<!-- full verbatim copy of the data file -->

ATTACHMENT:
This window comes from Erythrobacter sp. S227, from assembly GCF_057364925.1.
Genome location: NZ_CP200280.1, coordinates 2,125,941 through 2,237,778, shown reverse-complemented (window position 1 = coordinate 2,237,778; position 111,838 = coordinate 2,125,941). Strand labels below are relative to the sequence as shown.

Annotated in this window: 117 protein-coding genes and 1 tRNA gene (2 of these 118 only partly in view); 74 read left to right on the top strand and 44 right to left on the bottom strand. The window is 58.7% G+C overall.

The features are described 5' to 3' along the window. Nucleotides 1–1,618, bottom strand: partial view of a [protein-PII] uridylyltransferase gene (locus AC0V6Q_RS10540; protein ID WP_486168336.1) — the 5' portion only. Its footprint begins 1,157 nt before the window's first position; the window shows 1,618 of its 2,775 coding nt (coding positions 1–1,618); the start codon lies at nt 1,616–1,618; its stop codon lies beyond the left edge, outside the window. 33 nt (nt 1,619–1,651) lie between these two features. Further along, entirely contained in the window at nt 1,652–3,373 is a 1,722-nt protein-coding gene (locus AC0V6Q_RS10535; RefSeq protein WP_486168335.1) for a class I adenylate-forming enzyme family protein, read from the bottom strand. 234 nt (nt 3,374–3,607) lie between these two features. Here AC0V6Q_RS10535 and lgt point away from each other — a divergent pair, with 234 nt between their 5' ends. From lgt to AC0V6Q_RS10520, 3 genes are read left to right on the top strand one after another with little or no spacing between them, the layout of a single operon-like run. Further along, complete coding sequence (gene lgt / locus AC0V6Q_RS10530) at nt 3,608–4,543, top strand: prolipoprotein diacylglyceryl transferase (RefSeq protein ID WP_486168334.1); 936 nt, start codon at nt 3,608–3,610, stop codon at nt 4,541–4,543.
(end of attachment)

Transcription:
This window comes from Erythrobacter sp. S227, from assembly GCF_057364925.1.
Genome location: NZ_CP200280.1, coordinates 2,125,941 through 2,237,778, shown reverse-complemented (window position 1 = coordinate 2,237,778; position 111,838 = coordinate 2,125,941). Strand labels below are relative to the sequence as shown.

Annotated in this window: 117 protein-coding genes and 1 tRNA gene (2 of these 118 only partly in view); 74 read left to right on the top strand and 44 right to left on the bottom strand. The window is 58.7% G+C overall.

The features are described 5' to 3' along the window. Nucleotides 1–1,618, bottom strand: partial view of a [protein-PII] uridylyltransferase gene (locus AC0V6Q_RS10540; protein ID WP_486168336.1) — the 5' portion only. Its footprint begins 1,157 nt before the window's first position; the window shows 1,618 of its 2,775 coding nt (coding positions 1–1,618); the start codon lies at nt 1,616–1,618; its stop codon lies beyond the left edge, outside the window. 33 nt (nt 1,619–1,651) lie between these two features. Further along, entirely contained in the window at nt 1,652–3,373 is a 1,722-nt protein-coding gene (locus AC0V6Q_RS10535; RefSeq protein WP_486168335.1) for a class I adenylate-forming enzyme family protein, read from the bottom strand. 234 nt (nt 3,374–3,607) lie between these two features. Here AC0V6Q_RS10535 and lgt point away from each other — a divergent pair, with 234 nt between their 5' ends. From lgt to AC0V6Q_RS10520, 3 genes are read left to right on the top strand one after another with little or no spacing between them, the layout of a single operon-like run. Further along, complete coding sequence (gene lgt / locus AC0V6Q_RS10530) at nt 3,608–4,543, top strand: prolipoprotein diacylglyceryl transferase (RefSeq protein ID WP_486168334.1); 936 nt, start codon at nt 3,608–3,610, stop codon at nt 4,541–4,543.